1) Administrative Users : There is no support for recording last successful logon time for administrative logons i.e, logons as SYSOPER, SYSDBA or the newly added SoD (Separation Of Duty) administrative privileges, like SYSBACKUP, SYDG, SYSKM. So if a user DBAOPER has been granted administrative privileges, say SYSOPER and tries logging into to the system "AS SYSOPER" by using Password File/Operating System based authentication, his LSLT will not be updated in USER$ and hence not visible in DBA_USERS view. So while devising rules for locking inactive users, based on LAST_LOGIN field, you must consider excluding the administrative privileged users. Also note that V$PWFILE_USERS does not have any column for LSLT unlike DBA_USERS.
2) Externally Authenticated Users : They are supported. I tried Operating System based authentication by making use of OS_AUTHENT_PREFIX parameter and SSL based authentication making use of digital certificates and in both the instances, DBA_USER had their Last Successful Login Time recorded.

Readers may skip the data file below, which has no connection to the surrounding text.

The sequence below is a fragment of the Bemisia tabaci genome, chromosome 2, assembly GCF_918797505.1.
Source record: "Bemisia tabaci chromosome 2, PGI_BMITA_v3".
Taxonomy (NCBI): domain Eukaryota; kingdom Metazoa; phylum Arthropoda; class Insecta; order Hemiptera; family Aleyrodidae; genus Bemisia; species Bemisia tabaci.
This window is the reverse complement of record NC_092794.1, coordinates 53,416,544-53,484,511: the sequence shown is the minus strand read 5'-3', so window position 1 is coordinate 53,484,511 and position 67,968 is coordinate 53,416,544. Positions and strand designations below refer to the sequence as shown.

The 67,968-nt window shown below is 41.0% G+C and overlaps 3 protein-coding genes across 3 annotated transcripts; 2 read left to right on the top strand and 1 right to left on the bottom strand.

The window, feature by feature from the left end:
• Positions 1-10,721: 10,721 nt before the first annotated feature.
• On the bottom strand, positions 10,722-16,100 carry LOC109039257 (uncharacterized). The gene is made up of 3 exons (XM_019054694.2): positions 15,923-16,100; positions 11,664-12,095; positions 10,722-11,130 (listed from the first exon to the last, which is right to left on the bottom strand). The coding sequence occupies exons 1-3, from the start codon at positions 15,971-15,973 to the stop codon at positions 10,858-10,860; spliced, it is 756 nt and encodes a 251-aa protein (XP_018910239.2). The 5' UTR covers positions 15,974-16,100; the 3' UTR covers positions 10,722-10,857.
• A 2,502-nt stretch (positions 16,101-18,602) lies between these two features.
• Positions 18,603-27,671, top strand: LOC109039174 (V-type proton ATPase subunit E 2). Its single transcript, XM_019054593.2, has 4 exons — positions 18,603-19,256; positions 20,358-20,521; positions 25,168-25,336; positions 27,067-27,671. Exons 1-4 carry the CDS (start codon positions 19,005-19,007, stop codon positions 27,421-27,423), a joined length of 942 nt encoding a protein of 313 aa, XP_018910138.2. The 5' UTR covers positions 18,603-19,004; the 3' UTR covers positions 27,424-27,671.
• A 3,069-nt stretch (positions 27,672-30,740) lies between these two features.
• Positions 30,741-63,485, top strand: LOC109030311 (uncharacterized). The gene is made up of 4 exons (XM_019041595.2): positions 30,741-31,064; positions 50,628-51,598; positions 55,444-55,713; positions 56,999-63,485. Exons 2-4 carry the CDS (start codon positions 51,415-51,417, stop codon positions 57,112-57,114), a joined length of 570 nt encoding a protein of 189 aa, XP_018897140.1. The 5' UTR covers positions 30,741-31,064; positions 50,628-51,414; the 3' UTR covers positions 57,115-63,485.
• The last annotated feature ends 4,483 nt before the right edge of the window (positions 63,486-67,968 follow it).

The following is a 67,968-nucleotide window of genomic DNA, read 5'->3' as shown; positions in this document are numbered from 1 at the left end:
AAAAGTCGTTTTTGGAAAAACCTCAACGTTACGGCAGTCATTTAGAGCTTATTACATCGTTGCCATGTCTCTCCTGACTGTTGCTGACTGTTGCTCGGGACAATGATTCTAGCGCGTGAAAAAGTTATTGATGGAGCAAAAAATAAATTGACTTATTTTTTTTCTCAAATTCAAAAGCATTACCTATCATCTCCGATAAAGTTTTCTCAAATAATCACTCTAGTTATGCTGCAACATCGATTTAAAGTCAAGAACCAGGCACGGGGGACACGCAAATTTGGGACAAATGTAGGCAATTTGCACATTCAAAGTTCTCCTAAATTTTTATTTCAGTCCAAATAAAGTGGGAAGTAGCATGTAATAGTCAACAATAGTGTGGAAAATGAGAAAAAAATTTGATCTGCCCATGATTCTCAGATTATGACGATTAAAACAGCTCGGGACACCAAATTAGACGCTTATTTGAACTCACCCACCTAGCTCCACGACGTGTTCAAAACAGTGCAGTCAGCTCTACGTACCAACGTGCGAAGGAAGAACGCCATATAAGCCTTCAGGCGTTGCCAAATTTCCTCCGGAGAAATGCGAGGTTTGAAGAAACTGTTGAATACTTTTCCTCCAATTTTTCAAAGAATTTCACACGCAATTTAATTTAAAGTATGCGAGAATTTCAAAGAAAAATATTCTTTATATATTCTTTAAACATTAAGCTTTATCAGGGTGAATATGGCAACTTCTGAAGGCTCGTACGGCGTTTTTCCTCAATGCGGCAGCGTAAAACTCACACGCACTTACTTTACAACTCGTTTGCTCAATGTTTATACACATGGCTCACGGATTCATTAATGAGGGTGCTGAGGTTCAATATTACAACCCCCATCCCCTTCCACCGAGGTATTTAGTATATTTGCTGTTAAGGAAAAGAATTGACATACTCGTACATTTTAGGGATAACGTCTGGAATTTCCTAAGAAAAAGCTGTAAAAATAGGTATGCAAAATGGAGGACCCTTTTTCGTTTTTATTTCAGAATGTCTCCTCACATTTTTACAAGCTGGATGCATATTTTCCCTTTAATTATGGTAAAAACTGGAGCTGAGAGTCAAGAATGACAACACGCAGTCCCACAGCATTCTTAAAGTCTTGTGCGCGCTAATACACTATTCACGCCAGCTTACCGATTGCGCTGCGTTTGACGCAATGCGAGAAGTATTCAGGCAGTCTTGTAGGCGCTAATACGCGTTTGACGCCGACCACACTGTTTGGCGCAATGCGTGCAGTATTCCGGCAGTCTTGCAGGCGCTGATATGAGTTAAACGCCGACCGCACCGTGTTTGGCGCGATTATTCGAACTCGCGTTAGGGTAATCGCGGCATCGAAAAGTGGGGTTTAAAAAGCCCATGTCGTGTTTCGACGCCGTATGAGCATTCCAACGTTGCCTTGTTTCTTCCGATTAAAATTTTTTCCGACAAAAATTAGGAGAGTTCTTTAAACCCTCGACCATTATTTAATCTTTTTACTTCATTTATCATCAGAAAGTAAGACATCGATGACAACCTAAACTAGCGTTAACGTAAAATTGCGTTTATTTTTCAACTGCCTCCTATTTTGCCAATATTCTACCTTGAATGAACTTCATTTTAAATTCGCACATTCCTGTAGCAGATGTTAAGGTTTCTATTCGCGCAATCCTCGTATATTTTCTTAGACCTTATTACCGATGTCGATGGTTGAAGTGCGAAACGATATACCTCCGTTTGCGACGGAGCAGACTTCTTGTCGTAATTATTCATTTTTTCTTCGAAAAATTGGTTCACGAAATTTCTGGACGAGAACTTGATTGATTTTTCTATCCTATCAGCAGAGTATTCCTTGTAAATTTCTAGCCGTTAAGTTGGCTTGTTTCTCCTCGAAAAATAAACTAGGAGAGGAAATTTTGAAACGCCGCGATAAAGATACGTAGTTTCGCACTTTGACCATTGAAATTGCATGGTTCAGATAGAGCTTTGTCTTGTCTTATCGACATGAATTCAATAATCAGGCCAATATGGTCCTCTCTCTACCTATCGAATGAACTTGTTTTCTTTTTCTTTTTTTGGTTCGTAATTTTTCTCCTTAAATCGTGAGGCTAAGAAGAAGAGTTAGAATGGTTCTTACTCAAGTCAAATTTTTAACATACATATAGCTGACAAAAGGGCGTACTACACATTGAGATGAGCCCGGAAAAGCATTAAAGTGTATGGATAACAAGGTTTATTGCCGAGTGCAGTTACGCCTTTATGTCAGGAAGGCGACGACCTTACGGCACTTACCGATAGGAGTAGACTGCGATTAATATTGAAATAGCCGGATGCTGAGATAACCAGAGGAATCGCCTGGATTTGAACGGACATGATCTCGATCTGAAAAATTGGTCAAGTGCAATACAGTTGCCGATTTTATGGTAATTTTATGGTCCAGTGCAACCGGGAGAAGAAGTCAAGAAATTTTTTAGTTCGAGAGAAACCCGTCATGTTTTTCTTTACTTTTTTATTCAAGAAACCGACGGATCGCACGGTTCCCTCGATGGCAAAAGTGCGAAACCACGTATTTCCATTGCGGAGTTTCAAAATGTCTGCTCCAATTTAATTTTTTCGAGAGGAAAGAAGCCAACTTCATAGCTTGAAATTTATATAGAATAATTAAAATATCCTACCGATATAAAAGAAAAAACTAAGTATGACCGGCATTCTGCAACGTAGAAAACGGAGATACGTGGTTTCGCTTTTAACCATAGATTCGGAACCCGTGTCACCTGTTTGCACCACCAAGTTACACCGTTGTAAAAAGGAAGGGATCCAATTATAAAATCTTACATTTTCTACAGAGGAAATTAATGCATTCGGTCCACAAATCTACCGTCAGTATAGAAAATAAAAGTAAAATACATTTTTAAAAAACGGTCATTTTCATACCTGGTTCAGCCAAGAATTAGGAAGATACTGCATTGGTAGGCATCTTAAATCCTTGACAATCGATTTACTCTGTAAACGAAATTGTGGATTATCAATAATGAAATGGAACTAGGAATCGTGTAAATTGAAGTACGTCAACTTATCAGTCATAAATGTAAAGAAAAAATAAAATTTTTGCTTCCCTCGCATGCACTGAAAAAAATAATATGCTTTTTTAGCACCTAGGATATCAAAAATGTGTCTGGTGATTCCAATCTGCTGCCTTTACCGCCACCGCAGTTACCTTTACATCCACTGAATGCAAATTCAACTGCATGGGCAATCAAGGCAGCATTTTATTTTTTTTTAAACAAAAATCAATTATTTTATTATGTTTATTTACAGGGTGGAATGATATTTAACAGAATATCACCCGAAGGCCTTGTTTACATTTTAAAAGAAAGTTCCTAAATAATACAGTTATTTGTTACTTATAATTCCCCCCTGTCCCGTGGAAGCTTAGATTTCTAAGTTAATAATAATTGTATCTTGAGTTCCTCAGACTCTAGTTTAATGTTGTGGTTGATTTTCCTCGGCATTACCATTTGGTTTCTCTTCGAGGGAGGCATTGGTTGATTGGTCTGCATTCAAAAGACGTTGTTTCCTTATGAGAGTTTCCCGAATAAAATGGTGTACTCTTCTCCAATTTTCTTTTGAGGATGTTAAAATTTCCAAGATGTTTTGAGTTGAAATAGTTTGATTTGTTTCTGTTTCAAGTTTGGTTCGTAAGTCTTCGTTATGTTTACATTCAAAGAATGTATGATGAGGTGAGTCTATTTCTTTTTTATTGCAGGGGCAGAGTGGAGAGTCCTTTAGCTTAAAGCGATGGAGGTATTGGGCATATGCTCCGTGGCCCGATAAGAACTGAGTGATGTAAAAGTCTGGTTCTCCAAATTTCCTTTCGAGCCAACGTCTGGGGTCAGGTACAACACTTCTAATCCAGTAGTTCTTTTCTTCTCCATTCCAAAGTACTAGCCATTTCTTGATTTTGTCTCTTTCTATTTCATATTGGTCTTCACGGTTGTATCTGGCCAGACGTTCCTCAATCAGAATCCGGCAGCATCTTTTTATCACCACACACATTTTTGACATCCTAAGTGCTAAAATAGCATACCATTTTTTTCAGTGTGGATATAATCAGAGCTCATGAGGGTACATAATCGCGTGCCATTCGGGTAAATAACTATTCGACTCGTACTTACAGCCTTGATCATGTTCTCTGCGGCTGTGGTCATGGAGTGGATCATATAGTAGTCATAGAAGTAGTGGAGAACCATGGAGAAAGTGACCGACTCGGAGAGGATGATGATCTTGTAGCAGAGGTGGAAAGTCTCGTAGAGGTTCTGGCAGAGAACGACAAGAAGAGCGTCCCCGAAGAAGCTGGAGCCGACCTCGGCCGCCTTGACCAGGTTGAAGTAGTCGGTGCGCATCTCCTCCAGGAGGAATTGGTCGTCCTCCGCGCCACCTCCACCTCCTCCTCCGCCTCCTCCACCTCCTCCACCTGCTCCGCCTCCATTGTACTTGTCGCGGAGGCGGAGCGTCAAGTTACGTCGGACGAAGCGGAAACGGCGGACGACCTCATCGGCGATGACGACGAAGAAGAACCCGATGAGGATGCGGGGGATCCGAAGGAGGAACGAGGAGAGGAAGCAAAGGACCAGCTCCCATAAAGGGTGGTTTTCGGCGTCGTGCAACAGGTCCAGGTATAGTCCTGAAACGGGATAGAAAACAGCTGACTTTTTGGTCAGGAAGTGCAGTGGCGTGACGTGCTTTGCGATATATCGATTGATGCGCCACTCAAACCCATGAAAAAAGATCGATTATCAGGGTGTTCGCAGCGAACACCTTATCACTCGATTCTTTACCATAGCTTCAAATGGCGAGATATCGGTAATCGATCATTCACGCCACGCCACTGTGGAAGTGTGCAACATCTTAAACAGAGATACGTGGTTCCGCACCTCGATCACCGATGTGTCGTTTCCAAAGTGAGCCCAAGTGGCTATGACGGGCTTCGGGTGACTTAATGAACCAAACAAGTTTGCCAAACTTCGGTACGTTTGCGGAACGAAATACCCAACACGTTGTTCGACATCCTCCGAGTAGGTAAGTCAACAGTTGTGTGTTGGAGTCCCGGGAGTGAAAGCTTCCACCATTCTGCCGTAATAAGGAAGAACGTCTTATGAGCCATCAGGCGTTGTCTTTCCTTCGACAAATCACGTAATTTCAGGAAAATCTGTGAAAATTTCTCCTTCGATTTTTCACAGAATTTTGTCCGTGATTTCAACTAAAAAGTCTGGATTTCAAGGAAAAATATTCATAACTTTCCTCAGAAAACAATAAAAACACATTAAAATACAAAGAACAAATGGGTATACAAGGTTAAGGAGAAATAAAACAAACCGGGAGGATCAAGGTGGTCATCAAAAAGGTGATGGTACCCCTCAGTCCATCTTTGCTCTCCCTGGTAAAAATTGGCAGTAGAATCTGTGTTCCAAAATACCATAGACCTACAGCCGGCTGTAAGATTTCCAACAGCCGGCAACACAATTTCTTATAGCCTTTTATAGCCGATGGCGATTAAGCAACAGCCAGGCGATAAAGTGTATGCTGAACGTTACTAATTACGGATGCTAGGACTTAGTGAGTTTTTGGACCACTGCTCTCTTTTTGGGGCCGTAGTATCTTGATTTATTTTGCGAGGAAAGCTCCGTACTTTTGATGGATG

3) Proxy Authentication : When a proxy user logs in (connect proxy[client]/proxyPass), the connections gets established using credentials of proxy user, but the actual login happens as client user. In other words, once the login happens, the session behaves as if, it were established using client' credentials. So the natural question is whose LSLT gets updated post successful logon ?? Is it PROXY or CLIENT or BOTH ?? Ideally, for a successful proxy logon, LSLT for both proxy and client users should be updated, because both the users account status needs to be ACTIVE in order to establish a successful proxy connection.
However, As on 188.8.131.52, this holds true only for Double Session Proxy sessions (not supported in SQL*Plus, but supported in OCI and JDBC). For Single session proxy sessions (supported in SQL*Plus, OCI and JDBC), a successful proxy logon _does not_ update LSLT for the proxy user and only CLIENT user' LSLT gets updated (I plan to cover the various types of proxy authentications some day, hopefully soon enough for my readers)
So while sifting through DBA_USERS.LAST_LOGIN, you want to do some special handling for PROXY Only users, who may only connect to the system via PROXY authentication and may not connect directly leaving behind a stale LSLT in USER$.